If we begin to look at other religiously inspired NGOs, we will find a significant number of them delivering much needed refuge and support to the largest refugee and displaced populations ever recorded in human history, as well as health, education, sanitation, nutrition and humanitarian relief services, to hundreds of millions, in all corners of the world.
Furthermore, ‘Islamic finance’ is a source of funding for major United Nations entities’ development and relief efforts (e.g. UNHCR, UNDP, UNICEF) around the world – and more of that is being sought after, with various Muslim entities rushing to provide fatwas (religious edicts) and justifications for why this is good Islamic practice.
Increasing ‘faith investments’ in and for sustainable development are being strongly advocated for by some, with new initiatives emerging in that advocacy space to ‘help and encourage… ethical religious investments’. Private sector interest is focusing on how ‘faith-based actors’ are facilitators of emerging markets – and possibly multipliers of profits, for some pharmaceuticals, among other companies.
Just as in the 1990s, we started to learn how investing in women’s rights makes economic sense. Today, we are hearing how investing in faith actors makes that kind of sense too. In fact, some humanitarian and development religious NGOs (mostly with a Christian background, many Evangelical) are being actively mobilised to run initiatives to champion freedom of religion and belief, and/or to facilitate strategic ‘advocacy’ for major faith-based NGOs – ostensibly as part of their learning and wisdom acquired defending other human rights (albeit sometimes with an underdeveloped track record).
Yet, while they touched on almost every single aspect in their strong statement, neither the Russian Federation nor China reference ‘faith’, or ‘religion’ in their Joint Statement. Indeed, not once is ‘civil society’ mentioned. For these powerful states, as with others like them, religions, and any aspect of civic engagement, are either non-existent, or totally subservient to their own will, as to be unworthy of singling out.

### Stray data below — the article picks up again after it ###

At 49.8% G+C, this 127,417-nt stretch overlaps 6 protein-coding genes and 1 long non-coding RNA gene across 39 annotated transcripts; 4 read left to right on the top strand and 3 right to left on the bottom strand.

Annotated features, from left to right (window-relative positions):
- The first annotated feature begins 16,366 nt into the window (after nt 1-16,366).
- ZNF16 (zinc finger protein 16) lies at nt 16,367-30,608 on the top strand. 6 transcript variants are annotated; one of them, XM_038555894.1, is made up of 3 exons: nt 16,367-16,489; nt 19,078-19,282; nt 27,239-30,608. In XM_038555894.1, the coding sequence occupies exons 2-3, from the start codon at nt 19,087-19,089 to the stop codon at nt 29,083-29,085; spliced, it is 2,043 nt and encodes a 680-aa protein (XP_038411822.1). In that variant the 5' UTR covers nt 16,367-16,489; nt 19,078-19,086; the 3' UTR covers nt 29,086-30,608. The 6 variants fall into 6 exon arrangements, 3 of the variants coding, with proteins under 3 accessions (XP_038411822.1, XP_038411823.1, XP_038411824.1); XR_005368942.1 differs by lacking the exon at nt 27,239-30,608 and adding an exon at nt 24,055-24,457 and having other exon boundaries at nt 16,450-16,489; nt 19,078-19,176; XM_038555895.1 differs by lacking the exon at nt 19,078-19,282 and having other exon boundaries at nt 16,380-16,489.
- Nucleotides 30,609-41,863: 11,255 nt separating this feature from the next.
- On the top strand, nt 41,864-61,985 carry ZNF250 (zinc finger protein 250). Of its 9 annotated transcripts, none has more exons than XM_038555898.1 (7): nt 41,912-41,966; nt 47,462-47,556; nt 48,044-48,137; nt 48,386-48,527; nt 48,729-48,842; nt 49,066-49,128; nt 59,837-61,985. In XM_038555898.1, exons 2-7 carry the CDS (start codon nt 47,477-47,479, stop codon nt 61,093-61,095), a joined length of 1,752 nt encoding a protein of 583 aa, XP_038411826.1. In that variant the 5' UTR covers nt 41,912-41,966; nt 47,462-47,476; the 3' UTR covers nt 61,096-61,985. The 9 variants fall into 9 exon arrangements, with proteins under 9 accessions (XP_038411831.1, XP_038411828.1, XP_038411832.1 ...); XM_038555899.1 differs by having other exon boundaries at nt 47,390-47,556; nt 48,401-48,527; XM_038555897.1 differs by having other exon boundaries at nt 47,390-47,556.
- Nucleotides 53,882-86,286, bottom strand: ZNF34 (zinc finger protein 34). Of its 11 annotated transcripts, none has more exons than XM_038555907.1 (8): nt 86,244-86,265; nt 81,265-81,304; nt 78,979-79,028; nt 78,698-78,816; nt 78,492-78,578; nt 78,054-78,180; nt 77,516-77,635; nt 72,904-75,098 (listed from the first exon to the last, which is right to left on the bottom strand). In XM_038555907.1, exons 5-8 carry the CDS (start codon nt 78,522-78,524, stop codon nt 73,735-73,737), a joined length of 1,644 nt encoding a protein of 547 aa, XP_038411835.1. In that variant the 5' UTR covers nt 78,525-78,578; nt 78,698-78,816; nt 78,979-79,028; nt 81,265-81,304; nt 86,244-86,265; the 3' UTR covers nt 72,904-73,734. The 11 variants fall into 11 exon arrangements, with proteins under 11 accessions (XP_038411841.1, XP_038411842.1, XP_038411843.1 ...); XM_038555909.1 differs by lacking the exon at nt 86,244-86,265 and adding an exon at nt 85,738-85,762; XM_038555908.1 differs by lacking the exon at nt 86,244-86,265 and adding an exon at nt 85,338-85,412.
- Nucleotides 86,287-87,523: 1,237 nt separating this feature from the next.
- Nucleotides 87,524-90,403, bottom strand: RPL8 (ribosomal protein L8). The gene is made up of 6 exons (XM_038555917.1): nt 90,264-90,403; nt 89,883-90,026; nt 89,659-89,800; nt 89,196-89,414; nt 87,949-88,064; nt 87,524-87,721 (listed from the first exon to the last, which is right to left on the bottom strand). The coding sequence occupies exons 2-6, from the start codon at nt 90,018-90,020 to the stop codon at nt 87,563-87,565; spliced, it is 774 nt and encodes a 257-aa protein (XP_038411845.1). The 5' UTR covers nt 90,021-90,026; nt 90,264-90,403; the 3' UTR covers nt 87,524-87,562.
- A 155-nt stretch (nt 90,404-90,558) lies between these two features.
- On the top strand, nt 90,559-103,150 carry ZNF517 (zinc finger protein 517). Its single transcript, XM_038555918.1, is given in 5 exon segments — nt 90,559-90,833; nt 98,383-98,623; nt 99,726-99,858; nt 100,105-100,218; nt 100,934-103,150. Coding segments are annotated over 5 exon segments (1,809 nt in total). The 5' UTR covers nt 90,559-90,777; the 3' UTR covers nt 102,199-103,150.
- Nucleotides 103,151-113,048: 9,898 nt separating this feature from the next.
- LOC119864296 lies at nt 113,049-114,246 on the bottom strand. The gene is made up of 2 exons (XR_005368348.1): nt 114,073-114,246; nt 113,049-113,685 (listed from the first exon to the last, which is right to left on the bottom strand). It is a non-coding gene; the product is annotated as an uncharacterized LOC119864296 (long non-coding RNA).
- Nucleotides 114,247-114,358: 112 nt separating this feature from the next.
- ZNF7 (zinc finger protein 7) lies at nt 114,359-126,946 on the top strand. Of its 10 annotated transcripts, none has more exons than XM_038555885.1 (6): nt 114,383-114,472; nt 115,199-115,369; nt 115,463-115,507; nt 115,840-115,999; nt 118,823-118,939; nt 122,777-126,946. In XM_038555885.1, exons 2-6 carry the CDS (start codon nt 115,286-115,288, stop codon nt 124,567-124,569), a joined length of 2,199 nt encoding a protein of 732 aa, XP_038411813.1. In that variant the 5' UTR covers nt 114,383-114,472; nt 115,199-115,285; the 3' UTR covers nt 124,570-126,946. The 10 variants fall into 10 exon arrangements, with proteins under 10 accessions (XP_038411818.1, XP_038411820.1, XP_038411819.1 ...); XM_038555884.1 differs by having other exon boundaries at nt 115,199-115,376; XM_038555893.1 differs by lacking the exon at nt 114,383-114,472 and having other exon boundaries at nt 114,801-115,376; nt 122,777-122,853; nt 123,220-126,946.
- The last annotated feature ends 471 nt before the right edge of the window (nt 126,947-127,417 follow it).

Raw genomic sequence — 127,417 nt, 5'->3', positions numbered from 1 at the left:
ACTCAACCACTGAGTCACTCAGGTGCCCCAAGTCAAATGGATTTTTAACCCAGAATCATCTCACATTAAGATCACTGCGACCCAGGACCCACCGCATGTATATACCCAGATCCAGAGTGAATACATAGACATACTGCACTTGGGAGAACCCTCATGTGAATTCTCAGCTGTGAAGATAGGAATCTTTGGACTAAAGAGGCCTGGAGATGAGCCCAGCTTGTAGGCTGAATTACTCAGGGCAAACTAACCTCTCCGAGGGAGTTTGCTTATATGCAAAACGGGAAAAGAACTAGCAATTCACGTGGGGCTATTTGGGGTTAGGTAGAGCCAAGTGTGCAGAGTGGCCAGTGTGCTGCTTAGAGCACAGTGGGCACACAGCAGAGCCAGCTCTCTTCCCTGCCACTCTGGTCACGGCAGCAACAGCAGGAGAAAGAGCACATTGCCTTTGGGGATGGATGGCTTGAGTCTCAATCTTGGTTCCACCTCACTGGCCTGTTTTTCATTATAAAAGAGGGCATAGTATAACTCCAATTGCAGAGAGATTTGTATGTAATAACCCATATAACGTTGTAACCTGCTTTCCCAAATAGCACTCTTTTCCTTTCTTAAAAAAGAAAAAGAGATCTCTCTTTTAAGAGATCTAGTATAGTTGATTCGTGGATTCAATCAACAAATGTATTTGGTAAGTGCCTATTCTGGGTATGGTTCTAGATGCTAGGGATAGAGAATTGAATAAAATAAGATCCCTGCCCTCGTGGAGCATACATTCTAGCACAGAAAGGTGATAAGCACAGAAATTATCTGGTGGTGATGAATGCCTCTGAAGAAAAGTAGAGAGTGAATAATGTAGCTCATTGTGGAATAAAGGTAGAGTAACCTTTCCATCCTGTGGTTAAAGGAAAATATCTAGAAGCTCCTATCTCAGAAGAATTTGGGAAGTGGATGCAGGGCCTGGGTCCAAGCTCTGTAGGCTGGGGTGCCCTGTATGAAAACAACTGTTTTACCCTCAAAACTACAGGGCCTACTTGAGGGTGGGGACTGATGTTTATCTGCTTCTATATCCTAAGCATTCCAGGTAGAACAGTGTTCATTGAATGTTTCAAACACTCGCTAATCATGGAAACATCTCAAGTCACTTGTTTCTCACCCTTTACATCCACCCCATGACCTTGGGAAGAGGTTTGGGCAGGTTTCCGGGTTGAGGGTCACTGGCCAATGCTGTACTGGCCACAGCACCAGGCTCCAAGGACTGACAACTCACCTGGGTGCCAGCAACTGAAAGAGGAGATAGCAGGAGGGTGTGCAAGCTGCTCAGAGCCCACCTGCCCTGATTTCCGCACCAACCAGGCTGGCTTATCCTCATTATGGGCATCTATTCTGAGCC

Instead, an appropriation of the language of human rights, of democracy, of “cultural diversity”, “balance, harmony and inclusiveness” and even “moral principles” is de rigeur. But you see, this is the other side of using religion. You can overemphasize its value, or you can eclipse it.
Religious institutions, faith leaders and faith-based NGOs, have a responsibility to protect civil society. Instead of seeking to earn a celebrity status with some governments or political parties, or trying to leverage their own influence as Catholic/Protestant/Orthodox/Evangelical/Jewish/Muslim/Hindu/Buddhist/etc., all faith actors need to learn to come together as a collective power that is part of their secular civil brethren.
In doing so, their combined moral, economic, financial, political, cultural, and social weight, will dwarf the most authoritarian of structures. At the very least, in coming together to serve all, religious communities can hold all decision makers accountable to a collective justice – of gender, of environment, of voice, of representation, and ultimately, of dignity.
Civil societies are the barometers of collective planetary wellbeing. As we dismember and silence civil societies, by using/focusing on (some) religions at a time, and serving piecemeal selective interests, we ensure that the arc of history remains mired in the abuse of indivisible and interdependent human rights, which are central to vibrant and healthy democracies.
To the tyranny of states and religious institutions alike, I would say: stop using your power to gain political and financial expediency. Instead, work with all religions on a level playing field, with the rest of civil society, to hold one another accountable, and thereby, to ensure peace and security for all times.
Prof. Azza Karam, PhD, is Secretary General, Religions for Peace International.